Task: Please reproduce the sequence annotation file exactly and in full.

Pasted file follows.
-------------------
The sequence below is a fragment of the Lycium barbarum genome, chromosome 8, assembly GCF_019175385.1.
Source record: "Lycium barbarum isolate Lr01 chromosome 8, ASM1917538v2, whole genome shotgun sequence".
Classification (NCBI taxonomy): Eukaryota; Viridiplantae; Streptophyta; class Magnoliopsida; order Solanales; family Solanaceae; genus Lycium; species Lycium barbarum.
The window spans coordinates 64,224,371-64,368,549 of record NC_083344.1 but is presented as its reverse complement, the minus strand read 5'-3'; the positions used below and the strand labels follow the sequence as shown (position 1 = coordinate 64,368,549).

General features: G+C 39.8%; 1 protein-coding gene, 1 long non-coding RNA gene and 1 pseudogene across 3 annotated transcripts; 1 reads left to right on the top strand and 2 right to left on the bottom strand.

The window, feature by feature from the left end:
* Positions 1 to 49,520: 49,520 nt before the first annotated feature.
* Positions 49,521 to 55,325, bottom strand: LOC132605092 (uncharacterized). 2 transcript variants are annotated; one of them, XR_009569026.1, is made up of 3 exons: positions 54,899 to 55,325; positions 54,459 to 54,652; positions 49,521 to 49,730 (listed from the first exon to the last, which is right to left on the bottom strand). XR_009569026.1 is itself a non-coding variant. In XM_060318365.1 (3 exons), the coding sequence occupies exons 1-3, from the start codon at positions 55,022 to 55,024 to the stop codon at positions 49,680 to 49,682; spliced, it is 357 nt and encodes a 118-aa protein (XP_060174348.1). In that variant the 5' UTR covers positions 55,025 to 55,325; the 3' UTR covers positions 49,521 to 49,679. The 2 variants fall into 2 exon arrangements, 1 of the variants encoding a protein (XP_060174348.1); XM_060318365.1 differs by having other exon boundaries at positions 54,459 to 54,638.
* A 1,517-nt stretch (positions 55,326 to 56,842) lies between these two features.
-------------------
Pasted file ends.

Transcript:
The sequence below is a fragment of the Lycium barbarum genome, chromosome 8, assembly GCF_019175385.1.
Source record: "Lycium barbarum isolate Lr01 chromosome 8, ASM1917538v2, whole genome shotgun sequence".
Classification (NCBI taxonomy): Eukaryota; Viridiplantae; Streptophyta; class Magnoliopsida; order Solanales; family Solanaceae; genus Lycium; species Lycium barbarum.
The window spans coordinates 64,224,371-64,368,549 of record NC_083344.1 but is presented as its reverse complement, the minus strand read 5'-3'; the positions used below and the strand labels follow the sequence as shown (position 1 = coordinate 64,368,549).

General features: G+C 39.8%; 1 protein-coding gene, 1 long non-coding RNA gene and 1 pseudogene across 3 annotated transcripts; 1 reads left to right on the top strand and 2 right to left on the bottom strand.

The window, feature by feature from the left end:
* Positions 1 to 49,520: 49,520 nt before the first annotated feature.
* Positions 49,521 to 55,325, bottom strand: LOC132605092 (uncharacterized). 2 transcript variants are annotated; one of them, XR_009569026.1, is made up of 3 exons: positions 54,899 to 55,325; positions 54,459 to 54,652; positions 49,521 to 49,730 (listed from the first exon to the last, which is right to left on the bottom strand). XR_009569026.1 is itself a non-coding variant. In XM_060318365.1 (3 exons), the coding sequence occupies exons 1-3, from the start codon at positions 55,022 to 55,024 to the stop codon at positions 49,680 to 49,682; spliced, it is 357 nt and encodes a 118-aa protein (XP_060174348.1). In that variant the 5' UTR covers positions 55,025 to 55,325; the 3' UTR covers positions 49,521 to 49,679. The 2 variants fall into 2 exon arrangements, 1 of the variants encoding a protein (XP_060174348.1); XM_060318365.1 differs by having other exon boundaries at positions 54,459 to 54,638.
* A 1,517-nt stretch (positions 55,326 to 56,842) lies between these two features.